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Exhibition on Celebrating Curiosity: Four centuries of university history

Fascinating images, articles of clothing and other unique objects from the past four centuries of the history of Leiden University can now be seen in the ‘Celebrating Curiosity’ exhibition in the hall of Rapenburg 70.

16th/17th century: Copper engraving of the foundation of the university

The engraving shows the procession at the foundation of the university on 8 February 1575. The procession of professors and soldierspassed through the city centre to the New Academy, the Barbara monastery on the Rapenburg. This building, that is no longer in existence, was the university's first location. The plaque, that is normally displayed in the Academic Historical Museum, was made in or around the year of the university's foundation. The symbol of the Leiden keys features strongly in the engraving.  


18th century: Anatomical drawings with rhinoceros by Jan Wandelaar

This anatomical illustration dating from 1747 appeared in ‘Tabulae sceleti et musculorum corporis humani’, the best know work by anatomist Bernhard Siegfried Albinus. What's interesting about this illustration is the rhinoceros in the background. Until the eighteenth century very few rhinoceroses had been seen in Europe. Clara, an Indonesian rhinoceros, was probably the model for this drawing. Captain Douwe Mout van der Meer of the Dutch East India Company probably brought the Indonesian rhinoceros back with him from Asia to Rotterdam in 1741. For seventeen years he travelled with Clara to different European cities, including Leiden, to show her to the public.  


19th century: Masquerade costume belonging to William, Count of Nassau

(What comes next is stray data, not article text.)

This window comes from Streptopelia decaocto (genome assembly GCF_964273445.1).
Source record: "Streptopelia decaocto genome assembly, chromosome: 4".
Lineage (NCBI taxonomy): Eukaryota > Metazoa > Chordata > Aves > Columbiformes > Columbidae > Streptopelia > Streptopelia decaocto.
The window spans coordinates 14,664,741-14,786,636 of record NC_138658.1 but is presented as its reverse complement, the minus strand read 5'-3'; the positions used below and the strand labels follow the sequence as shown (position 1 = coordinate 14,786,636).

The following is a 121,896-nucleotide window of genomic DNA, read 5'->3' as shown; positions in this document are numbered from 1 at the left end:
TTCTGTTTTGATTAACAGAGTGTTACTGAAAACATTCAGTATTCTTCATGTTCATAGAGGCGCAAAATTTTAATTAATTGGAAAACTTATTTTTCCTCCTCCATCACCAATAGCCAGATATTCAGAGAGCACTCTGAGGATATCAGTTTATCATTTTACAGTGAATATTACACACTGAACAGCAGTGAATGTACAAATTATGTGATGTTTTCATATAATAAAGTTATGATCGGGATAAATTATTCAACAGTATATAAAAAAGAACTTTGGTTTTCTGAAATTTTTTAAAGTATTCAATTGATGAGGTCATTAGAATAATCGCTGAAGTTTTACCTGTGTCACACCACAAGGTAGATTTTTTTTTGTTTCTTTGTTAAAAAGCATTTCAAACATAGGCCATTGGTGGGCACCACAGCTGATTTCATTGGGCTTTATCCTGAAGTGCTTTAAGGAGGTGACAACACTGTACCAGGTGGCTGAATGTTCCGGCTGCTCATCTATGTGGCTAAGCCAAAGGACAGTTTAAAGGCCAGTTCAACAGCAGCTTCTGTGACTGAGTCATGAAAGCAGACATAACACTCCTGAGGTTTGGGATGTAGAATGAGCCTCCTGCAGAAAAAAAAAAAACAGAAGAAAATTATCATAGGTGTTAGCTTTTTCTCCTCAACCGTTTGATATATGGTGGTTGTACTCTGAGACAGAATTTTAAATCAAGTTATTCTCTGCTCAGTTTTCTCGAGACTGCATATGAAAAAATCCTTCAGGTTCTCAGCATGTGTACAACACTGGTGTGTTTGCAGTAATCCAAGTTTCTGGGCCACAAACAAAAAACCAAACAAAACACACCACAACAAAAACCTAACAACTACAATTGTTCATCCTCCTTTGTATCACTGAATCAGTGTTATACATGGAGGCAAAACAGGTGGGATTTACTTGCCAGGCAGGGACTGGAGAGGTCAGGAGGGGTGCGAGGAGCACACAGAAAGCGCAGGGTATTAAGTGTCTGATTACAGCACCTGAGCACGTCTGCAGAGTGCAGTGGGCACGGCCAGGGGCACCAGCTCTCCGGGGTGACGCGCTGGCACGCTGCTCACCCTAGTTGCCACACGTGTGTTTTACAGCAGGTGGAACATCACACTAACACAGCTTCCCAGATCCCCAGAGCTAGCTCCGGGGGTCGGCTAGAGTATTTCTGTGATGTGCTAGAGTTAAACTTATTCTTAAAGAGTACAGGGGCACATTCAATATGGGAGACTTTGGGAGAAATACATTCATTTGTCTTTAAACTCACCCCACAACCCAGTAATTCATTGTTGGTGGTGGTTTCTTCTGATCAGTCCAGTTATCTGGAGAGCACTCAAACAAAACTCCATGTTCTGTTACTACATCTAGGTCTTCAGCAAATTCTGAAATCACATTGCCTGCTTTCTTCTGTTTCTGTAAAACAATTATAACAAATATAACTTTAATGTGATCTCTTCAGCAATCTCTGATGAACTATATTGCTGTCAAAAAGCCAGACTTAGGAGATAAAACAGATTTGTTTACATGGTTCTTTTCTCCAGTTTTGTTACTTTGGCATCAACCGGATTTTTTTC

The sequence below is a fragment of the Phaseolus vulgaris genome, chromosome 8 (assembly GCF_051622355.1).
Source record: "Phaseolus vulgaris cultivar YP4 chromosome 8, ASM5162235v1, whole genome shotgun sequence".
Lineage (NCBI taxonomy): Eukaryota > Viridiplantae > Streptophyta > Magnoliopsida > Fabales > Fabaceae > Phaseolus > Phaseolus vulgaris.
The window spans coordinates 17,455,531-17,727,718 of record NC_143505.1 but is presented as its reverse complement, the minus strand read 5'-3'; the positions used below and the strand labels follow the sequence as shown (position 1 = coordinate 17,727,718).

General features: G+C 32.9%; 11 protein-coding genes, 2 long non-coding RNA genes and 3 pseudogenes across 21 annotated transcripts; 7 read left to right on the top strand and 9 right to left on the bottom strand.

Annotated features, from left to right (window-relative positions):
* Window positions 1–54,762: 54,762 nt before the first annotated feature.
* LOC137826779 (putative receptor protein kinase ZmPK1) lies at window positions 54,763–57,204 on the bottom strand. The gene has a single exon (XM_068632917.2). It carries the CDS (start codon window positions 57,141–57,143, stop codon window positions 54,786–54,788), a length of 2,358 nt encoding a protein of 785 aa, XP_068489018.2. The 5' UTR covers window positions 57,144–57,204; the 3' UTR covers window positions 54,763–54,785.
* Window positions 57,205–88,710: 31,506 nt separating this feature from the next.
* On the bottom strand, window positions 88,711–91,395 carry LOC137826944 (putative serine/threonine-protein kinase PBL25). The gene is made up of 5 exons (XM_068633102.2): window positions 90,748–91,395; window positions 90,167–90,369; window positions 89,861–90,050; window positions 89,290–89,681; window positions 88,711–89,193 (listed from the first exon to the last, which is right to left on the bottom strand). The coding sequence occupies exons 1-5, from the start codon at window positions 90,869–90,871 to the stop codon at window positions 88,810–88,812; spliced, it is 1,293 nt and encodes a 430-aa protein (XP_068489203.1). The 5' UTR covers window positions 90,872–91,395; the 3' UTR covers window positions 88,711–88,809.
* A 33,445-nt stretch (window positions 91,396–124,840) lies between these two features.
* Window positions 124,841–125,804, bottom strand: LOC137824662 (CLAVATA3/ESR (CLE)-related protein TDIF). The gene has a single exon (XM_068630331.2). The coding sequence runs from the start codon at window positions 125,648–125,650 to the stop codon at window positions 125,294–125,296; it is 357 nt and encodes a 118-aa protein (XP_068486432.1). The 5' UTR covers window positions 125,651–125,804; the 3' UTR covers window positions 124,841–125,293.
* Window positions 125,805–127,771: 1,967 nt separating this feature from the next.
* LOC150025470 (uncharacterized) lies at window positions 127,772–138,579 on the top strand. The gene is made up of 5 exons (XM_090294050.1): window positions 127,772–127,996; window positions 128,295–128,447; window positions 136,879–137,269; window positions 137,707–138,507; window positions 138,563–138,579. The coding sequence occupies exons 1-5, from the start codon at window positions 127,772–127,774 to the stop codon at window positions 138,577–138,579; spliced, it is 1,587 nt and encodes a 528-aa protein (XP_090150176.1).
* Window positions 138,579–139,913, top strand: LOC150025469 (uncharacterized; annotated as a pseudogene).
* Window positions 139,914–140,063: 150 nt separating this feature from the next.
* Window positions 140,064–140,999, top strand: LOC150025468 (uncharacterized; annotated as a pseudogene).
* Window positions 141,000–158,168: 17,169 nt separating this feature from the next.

In the nineteenth century the University celebrated its anniversary with a historical masked parade, organised by the students. The first masquerade took place on an evening in February 1825. In subsequent years the masquerade developed into a summer spectacle with expensive costumes that attracted an audience of thousands. The costume worn by William Count of Nassau dates from 1895. Many masquerade costumes from the twentieth century have been preserved, but costumes from the nineteenth century are much rarer because the material is so delicate.


20th century: Fragments of the bell from the Academy Building

Leiden was bombed several times at the end of the Second World War. The bombing in 1943 was so severe that the vibrations caused the bell in the tower of the Academy Building to fall and break. The bronze fragments have been preserved by the Academic Historical Museum as a symbol of the consequences of the Second World War for Leiden University.



Celebrating Curiosity

The 24 students of the master's programme in Arts & Culture who are taking the specialisation in Museums & Collections, designed the 'Celebrating Curiosity’ exhibition for the Museum Matters course taught by Nana Leigh. The exhibition celebrates the 440th anniversary of the foundation of Leiden University.  The exhibition was inspired by the book  'Edele wijze lieve bijzondere' (2015) written by Professor of University History Willem Otterspeer about the history of Leiden University.

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